To be fair, the reunion wasn’t Gary’s only motivation. He and his fiancee had married, and she had soon afterwards been diagnosed with M.S. It happened suddenly — she woke up one morning with tingling that quickly led to a loss of fine motor skills. Today, she largely controls the disease with medication, but at the time, it was difficult and scary, and there were a lot of unknowns about her condition and future. Gary felt like there wasn’t anything he could do to help her. So he decided to get himself in shape.
“Health was really on our minds,” he says. “So I decidedif I could be in better shape, that would allow me to do something I could really take control of.”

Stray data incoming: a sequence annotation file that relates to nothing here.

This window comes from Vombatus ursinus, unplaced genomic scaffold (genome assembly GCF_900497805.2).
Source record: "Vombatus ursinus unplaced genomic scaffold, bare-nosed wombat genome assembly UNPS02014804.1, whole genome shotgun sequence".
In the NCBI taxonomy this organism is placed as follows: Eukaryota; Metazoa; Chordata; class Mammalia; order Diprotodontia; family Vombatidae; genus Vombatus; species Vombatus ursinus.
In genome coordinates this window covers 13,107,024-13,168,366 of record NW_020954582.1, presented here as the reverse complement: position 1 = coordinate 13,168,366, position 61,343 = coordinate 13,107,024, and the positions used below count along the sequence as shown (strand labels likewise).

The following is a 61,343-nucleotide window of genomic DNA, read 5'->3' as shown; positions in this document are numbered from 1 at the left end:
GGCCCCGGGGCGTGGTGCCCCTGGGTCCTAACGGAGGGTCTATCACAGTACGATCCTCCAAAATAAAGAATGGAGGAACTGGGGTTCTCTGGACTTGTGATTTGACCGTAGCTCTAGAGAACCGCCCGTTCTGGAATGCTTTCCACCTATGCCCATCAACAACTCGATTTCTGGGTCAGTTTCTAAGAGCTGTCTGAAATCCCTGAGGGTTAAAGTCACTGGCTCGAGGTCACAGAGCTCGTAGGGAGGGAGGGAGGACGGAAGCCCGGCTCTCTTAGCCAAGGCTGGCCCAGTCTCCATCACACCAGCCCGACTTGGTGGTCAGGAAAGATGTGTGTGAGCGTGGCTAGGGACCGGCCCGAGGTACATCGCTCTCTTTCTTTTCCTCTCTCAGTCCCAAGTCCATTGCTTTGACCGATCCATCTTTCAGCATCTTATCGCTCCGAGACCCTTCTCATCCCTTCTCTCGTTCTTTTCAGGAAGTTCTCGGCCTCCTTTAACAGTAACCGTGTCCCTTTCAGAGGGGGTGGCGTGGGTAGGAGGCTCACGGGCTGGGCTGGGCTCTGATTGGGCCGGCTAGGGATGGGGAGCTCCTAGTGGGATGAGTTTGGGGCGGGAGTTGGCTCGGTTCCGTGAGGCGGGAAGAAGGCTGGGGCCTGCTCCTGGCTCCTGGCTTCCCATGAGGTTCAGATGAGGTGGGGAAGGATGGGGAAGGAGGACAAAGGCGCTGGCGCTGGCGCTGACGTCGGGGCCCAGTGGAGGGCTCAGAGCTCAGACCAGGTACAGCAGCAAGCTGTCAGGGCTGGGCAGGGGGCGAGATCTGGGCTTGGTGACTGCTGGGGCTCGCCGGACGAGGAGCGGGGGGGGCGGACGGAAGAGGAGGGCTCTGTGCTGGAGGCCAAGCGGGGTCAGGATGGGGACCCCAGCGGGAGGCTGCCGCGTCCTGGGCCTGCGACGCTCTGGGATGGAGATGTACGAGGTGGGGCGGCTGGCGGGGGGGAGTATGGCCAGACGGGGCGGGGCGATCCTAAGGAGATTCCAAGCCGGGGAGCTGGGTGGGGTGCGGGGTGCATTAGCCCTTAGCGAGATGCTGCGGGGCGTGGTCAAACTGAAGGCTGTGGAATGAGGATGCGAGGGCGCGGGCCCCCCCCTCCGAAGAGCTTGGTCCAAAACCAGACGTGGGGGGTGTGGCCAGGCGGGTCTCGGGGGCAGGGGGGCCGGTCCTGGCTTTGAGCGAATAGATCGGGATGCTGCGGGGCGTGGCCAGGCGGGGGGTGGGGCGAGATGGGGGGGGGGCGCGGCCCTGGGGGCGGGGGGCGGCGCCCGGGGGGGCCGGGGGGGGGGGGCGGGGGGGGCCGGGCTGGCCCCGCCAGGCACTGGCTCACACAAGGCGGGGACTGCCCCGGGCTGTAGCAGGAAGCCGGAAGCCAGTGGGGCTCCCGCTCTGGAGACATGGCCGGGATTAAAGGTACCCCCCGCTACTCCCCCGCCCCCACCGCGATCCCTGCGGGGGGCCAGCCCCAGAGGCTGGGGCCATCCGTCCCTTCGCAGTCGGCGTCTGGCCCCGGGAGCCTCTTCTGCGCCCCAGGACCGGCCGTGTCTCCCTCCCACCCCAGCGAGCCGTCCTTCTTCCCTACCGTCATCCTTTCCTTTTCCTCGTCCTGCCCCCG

So having never played sports or been a gym rat (he played chess and Dungeons & Dragons in high school), and having spent the previous 12 years sitting at a desk for work, Gary committed to Kempo. His only experience with martial arts — beyond photographing tournaments — was as a young boy. His brother, older by six years, practiced American Freestyle Karate and would come home and try out his moves on Gary. “I’d practice with his nun-chucks and throwing stars, and we’d spar and wrestle,” he says. “I always wanted to do whatever he did, and he was a big influence in my life.”
Understanding that it would take time to learn a brand new discipline, Gary knew that he was making a long-term commitment. “I knew it would be difficult to master, and I didn’t really expect that I’d be any good at it,” he says.